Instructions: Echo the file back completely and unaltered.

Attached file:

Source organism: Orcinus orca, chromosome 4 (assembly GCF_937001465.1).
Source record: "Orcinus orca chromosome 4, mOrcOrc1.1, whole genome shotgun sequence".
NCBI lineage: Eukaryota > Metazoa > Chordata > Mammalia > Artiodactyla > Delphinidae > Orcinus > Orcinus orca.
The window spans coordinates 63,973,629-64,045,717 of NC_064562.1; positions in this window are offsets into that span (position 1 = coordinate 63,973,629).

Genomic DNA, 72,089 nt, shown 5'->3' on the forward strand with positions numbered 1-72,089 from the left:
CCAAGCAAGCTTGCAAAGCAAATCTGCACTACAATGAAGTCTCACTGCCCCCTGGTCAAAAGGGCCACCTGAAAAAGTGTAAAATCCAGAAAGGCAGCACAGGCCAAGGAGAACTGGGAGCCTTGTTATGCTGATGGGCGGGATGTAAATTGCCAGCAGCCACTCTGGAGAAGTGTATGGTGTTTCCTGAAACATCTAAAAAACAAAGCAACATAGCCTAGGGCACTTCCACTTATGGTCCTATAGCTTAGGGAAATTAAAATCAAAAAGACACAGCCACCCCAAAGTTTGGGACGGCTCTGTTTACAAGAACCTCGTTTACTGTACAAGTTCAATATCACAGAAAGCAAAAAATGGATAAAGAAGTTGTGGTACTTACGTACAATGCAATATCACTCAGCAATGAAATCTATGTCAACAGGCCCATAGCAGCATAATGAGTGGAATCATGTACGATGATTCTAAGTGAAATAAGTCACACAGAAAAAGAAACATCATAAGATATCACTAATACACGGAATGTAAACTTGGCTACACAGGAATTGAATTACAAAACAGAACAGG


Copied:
Source organism: Orcinus orca, chromosome 4 (assembly GCF_937001465.1).
Source record: "Orcinus orca chromosome 4, mOrcOrc1.1, whole genome shotgun sequence".
NCBI lineage: Eukaryota > Metazoa > Chordata > Mammalia > Artiodactyla > Delphinidae > Orcinus > Orcinus orca.
The window spans coordinates 63,973,629-64,045,717 of NC_064562.1; positions in this window are offsets into that span (position 1 = coordinate 63,973,629).

Genomic DNA, 72,089 nt, shown 5'->3' on the forward strand with positions numbered 1-72,089 from the left:
CCAAGCAAGCTTGCAAAGCAAATCTGCACTACAATGAAGTCTCACTGCCCCCTGGTCAAAAGGGCCACCTGAAAAAGTGTAAAATCCAGAAAGGCAGCACAGGCCAAGGAGAACTGGGAGCCTTGTTATGCTGATGGGCGGGATGTAAATTGCCAGCAGCCACTCTGGAGAAGTGTATGGTGTTTCCTGAAACATCTAAAAAACAAAGCAACATAGCCTAGGGCACTTCCACTTATGGTCCTATAGCTTAGGGAAATTAAAATCAAAAAGACACAGCCACCCCAAAGTTTGGGACGGCTCTGTTTACAAGAACCTCGTTTACTGTACAAGTTCAATATCACAGAAAGCAAAAAATGGATAAAGAAGTTGTGGTACTTACGTACAATGCAATATCACTCAGCAATGAAATCTATGTCAACAGGCCCATAGCAGCATAATGAGTGGAATCATGTACGATGATTCTAAGTGAAATAAGTCACACAGAAAAAGAAACATCATAAGATATCACTAATACACGGAATGTAAACTTGGCTACACAGGAATTGAATTACAAAACAGAACAGG